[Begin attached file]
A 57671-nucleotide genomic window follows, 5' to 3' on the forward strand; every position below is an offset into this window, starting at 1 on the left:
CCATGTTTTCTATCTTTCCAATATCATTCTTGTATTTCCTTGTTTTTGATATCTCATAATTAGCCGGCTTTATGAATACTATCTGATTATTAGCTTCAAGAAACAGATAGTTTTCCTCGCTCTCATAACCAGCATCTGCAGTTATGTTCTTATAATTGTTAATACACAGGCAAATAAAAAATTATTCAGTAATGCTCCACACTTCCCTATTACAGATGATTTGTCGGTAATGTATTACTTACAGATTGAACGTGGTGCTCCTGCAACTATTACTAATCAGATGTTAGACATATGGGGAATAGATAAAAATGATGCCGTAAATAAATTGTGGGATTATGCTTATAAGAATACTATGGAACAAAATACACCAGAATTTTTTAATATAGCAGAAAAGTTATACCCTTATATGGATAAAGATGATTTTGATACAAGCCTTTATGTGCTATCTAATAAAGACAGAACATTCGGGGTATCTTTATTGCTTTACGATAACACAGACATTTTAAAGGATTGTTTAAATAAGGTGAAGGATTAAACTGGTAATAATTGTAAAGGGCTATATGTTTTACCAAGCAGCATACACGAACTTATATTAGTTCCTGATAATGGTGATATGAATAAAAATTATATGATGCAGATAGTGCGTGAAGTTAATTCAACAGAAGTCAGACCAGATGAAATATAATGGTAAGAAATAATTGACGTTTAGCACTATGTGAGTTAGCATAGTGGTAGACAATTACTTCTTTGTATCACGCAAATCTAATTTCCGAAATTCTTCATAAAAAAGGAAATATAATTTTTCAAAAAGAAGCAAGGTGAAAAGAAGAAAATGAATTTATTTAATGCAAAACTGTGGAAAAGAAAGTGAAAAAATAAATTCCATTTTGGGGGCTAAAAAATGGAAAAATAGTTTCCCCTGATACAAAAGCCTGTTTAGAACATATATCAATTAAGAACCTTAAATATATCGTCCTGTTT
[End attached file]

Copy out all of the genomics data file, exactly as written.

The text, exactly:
A 57671-nucleotide genomic window follows, 5' to 3' on the forward strand; every position below is an offset into this window, starting at 1 on the left:
CCATGTTTTCTATCTTTCCAATATCATTCTTGTATTTCCTTGTTTTTGATATCTCATAATTAGCCGGCTTTATGAATACTATCTGATTATTAGCTTCAAGAAACAGATAGTTTTCCTCGCTCTCATAACCAGCATCTGCAGTTATGTTCTTATAATTGTTAATACACAGGCAAATAAAAAATTATTCAGTAATGCTCCACACTTCCCTATTACAGATGATTTGTCGGTAATGTATTACTTACAGATTGAACGTGGTGCTCCTGCAACTATTACTAATCAGATGTTAGACATATGGGGAATAGATAAAAATGATGCCGTAAATAAATTGTGGGATTATGCTTATAAGAATACTATGGAACAAAATACACCAGAATTTTTTAATATAGCAGAAAAGTTATACCCTTATATGGATAAAGATGATTTTGATACAAGCCTTTATGTGCTATCTAATAAAGACAGAACATTCGGGGTATCTTTATTGCTTTACGATAACACAGACATTTTAAAGGATTGTTTAAATAAGGTGAAGGATTAAACTGGTAATAATTGTAAAGGGCTATATGTTTTACCAAGCAGCATACACGAACTTATATTAGTTCCTGATAATGGTGATATGAATAAAAATTATATGATGCAGATAGTGCGTGAAGTTAATTCAACAGAAGTCAGACCAGATGAAATATAATGGTAAGAAATAATTGACGTTTAGCACTATGTGAGTTAGCATAGTGGTAGACAATTACTTCTTTGTATCACGCAAATCTAATTTCCGAAATTCTTCATAAAAAAGGAAATATAATTTTTCAAAAAGAAGCAAGGTGAAAAGAAGAAAATGAATTTATTTAATGCAAAACTGTGGAAAAGAAAGTGAAAAAATAAATTCCATTTTGGGGGCTAAAAAATGGAAAAATAGTTTCCCCTGATACAAAAGCCTGTTTAGAACATATATCAATTAAGAACCTTAAATATATCGTCCTGTTT